It is why, as Chief Justice Roberts states, in the discussion of the Necessary and Proper Clause
“But we have also carried out our responsibility to declare unconstitutional those laws that undermine the structure of government established by the Constitution. Such laws, which are not “consist[ent] with the letter and spirit of the constitution,” McCulloch, supra, at 421…” – page 34
Thus Chief Justice Roberts resorts to viewing Obamacare as a tax hike. A view that would demand, based on prior precedent (page 37), to allow the law to be upheld. This relies heavily on the fact that the 4 million Americans expected to forgo the law and accept the “penalty” are not viewed by the Government as criminals and are only fined instead of receiving punishment that would be expected for a criminal action (page 49).
As stated earlier, this means that Obamacare – as written for the majority by Chief Justice Roberts – is viewed simultaneously as not being a tax (and allowing the Supreme Court to rule on it), being unconstitutional (as it is an expansion of the power of Government over the people and beyond the scope of the Constitution), and a tax (which is within the power of Government and thus constitutional).
He concludes therefore
“Because the Constitution permits such a tax, it is not our role to forbid it, or to pass upon its wisdom or fairness.” – page 50
Thus the opinion of the majority decision takes a swirling mass of rules and complexities and Government power and justifies a law that more than half of its statements convincingly prove unconstitutional. Only by taking simultaneous understandings, and ignoring the ultimate outcome, can we retain Obamacare. But as stated at the start, the only purpose of the Supreme Court is to rule if Government may act in a certain manner, no matter the outcome or damage such action may create.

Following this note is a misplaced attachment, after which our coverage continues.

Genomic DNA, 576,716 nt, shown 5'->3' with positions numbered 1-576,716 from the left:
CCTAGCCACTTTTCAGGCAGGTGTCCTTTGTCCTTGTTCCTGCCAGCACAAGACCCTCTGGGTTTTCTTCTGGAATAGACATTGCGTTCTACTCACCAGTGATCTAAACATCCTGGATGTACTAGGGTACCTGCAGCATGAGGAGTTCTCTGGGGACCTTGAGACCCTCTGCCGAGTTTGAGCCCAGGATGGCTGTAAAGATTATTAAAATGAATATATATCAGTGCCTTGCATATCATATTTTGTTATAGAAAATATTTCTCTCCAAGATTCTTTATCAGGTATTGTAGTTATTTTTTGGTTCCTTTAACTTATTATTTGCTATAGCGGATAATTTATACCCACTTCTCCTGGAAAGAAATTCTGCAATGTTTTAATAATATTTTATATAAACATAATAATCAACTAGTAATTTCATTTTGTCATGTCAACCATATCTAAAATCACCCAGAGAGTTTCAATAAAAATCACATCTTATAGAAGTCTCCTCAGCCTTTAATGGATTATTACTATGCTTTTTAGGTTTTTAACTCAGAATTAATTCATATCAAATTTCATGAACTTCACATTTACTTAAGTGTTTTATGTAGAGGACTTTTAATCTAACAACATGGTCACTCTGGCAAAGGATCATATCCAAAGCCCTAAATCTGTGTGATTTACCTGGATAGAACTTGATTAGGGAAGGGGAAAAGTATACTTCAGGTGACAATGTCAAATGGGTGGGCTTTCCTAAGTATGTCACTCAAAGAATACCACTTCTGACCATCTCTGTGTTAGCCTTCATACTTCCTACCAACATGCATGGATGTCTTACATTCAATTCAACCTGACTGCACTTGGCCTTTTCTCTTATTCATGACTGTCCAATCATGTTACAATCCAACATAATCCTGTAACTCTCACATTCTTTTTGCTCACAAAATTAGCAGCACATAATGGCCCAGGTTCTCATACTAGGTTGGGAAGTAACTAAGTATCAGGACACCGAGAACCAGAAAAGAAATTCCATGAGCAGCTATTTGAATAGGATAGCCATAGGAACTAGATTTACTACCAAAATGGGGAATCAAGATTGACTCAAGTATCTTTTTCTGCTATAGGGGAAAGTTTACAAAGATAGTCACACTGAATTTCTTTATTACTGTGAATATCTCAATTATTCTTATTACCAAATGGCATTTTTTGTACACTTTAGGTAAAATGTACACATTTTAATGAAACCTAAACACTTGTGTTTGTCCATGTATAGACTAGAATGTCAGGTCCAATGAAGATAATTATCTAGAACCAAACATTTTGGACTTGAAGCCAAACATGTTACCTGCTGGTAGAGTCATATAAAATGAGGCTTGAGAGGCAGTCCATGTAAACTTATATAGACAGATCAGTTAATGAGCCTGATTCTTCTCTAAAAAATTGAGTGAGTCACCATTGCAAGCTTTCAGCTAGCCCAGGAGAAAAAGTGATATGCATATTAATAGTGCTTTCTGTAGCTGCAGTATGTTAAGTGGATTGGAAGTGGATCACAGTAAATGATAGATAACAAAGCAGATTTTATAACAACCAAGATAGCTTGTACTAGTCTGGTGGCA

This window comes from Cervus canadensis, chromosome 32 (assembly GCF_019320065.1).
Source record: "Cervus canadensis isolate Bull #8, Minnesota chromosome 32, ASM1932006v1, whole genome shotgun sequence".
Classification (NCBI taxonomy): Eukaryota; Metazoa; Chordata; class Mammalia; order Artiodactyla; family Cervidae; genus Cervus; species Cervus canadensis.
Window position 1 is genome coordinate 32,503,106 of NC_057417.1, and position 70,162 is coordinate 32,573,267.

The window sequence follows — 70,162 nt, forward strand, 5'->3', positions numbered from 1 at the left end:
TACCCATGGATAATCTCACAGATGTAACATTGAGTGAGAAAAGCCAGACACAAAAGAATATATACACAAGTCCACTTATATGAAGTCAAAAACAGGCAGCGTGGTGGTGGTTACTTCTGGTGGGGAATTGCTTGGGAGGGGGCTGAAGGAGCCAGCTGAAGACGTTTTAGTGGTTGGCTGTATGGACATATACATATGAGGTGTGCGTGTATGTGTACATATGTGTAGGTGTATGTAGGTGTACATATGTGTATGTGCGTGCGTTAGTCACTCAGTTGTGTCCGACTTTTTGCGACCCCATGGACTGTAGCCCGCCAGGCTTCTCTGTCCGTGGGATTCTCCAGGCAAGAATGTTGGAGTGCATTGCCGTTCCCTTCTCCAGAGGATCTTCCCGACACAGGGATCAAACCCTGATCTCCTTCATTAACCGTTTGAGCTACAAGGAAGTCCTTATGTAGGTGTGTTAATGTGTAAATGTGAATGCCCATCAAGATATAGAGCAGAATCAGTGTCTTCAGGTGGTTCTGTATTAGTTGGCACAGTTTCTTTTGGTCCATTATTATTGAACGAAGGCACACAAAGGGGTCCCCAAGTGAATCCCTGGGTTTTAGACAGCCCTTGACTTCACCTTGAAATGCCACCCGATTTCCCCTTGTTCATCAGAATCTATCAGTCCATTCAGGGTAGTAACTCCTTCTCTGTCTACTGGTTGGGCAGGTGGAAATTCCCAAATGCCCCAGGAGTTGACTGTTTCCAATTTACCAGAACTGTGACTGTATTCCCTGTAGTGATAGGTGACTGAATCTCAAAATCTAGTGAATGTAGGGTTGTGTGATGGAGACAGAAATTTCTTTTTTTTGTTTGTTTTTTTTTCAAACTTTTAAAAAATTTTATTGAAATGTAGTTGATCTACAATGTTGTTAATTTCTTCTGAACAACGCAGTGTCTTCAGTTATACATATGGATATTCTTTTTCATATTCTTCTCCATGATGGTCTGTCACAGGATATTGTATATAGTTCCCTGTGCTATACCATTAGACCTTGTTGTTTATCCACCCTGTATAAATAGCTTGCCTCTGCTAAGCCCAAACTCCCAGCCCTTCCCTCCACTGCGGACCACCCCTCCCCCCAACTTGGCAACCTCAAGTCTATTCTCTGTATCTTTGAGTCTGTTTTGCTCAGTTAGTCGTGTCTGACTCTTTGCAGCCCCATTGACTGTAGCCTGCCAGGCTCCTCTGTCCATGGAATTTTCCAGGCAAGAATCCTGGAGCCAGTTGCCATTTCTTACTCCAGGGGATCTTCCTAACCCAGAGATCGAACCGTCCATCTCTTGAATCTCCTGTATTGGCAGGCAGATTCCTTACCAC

Legally, Obamacare can pass muster, if viewed with the proverbial squinted eye and cocked head. For supporters of the law, that is all that is needed. For the majority of Americans since 2009, this is an expression of why lawyers are considered akin to used car salesmen, and comprise a supermajority of politicians.
We feel that the Supreme Court has failed, in the majority opinion. The purpose of Government, in regard to the Constitution, is not to see how far the boundaries of power can be pushed but how best to govern a diverse and incredibly free people. The Supreme Court’s mandate, in our non-legal opinion, is to ensure that governance and power are balanced, always in favor of the people. This necessitates that not only must a law be constitutional if viewed in the most liberal of lights, it must also be constitutional in its intention.
As stated by the dissent, and as we have stated, this is not the case in this law. Worse, any law so convoluted as to simultaneously be interpreted 3 different ways, is a law that almost by definition will be abused for the power it provides.
Yet, if Chief Justice Roberts is correct, and the Supreme Court is intended to only blindly rubber stamp (non-)constitutionality upon laws without regard to intent or consequence then they have acted in the most forthright manner, regardless of the toll of that action.